Two weeks removed from a mass shooting at a private Christian school, Tennessee’s Republican governor on Tuesday urged both parties to set aside “politics” and “pride” and pass a red-flag law that would keep guns out of the hands of individuals who are a “danger to themselves or to the population.”
Gov. Bill Lee called it a “moment in time where people can come together and get something done.” On March 27, a 28-year-old former student entered The Covenant School and killed three students and three adults. Police Chief John Drake said of the shooter, “Her parents felt like that she should not own weapons.”
“It is important that we find a way to remove individuals who are a threat to themselves or to our society -- to remove them from access to weapons,” Lee said at a news conference. “I'm asking the legislature to bring forth thoughtful practical measures to do that, to strengthen our laws [and] to separate those dangerous people from firearms, while at the same time preserving the constitutional rights of the people of this state.”
Lee asked the legislature to pass the bill before the current session ends. He called it an “order of protection law,” which is often called a red-flag law.
“Our current law is proven and effective in many circumstances, especially with regards to domestic violence,” Lee said. “But this new, stronger order of protection law will provide the broader population cover, safety from those who are in danger to themselves or to the population.”
Such a law, he added, would require a “high standard burden of proof” and give the accused individual due process.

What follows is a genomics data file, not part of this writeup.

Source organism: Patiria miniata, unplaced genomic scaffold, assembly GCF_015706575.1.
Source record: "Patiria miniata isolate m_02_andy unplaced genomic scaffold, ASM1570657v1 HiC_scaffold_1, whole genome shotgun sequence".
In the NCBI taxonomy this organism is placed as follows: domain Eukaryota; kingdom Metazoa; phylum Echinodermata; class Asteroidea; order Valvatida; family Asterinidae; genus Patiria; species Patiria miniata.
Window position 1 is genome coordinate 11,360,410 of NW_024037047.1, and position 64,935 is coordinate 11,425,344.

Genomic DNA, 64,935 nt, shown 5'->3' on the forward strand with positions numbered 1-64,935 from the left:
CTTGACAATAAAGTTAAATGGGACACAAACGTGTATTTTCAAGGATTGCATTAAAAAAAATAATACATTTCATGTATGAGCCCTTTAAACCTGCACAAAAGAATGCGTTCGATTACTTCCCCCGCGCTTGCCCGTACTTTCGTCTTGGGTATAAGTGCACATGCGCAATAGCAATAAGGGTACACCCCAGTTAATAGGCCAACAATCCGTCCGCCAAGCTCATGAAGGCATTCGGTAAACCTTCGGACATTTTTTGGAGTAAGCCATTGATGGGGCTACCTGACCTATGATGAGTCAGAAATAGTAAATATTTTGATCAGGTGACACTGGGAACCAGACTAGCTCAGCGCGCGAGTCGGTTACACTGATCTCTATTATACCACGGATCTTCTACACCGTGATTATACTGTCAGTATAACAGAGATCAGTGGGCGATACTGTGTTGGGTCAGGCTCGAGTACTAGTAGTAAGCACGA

“When there is a clear need for action, I think that we have an obligation,” Lee said. “And I certainly do want to remind people that we should set aside politics and prod and accomplish something that the people of Tennessee want us to get accomplished.”
Meanwhile, Lee signed an executive order strengthening the state’s background checks system. The executive order would require new criminal activity be reported in the system within 72 hours, he said.
House Speaker Cameron Sexton issued a statement saying he was open to Lee’s proposal.
“We all appreciate Gov. Lee’s leadership and his commitment to finding solutions to stop tragedies like the Covenant School shooting from two weeks ago,” Sexton said in a statement. “As we look at mental health orders of protection, they must have a level of due process, protections from fraudulent claims, and a quick judicial hearing for individuals who pose imminent threats. The House is willing to work toward bipartisan solutions to protect all children at their schools, in their communities, and inside their homes.”
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Michael Foust has covered the intersection of faith and news for 20 years. His stories have appeared in Baptist Press, Christianity Today, The Christian Post, the Leaf-Chronicle, the Toronto Star and the Knoxville News-Sentinel.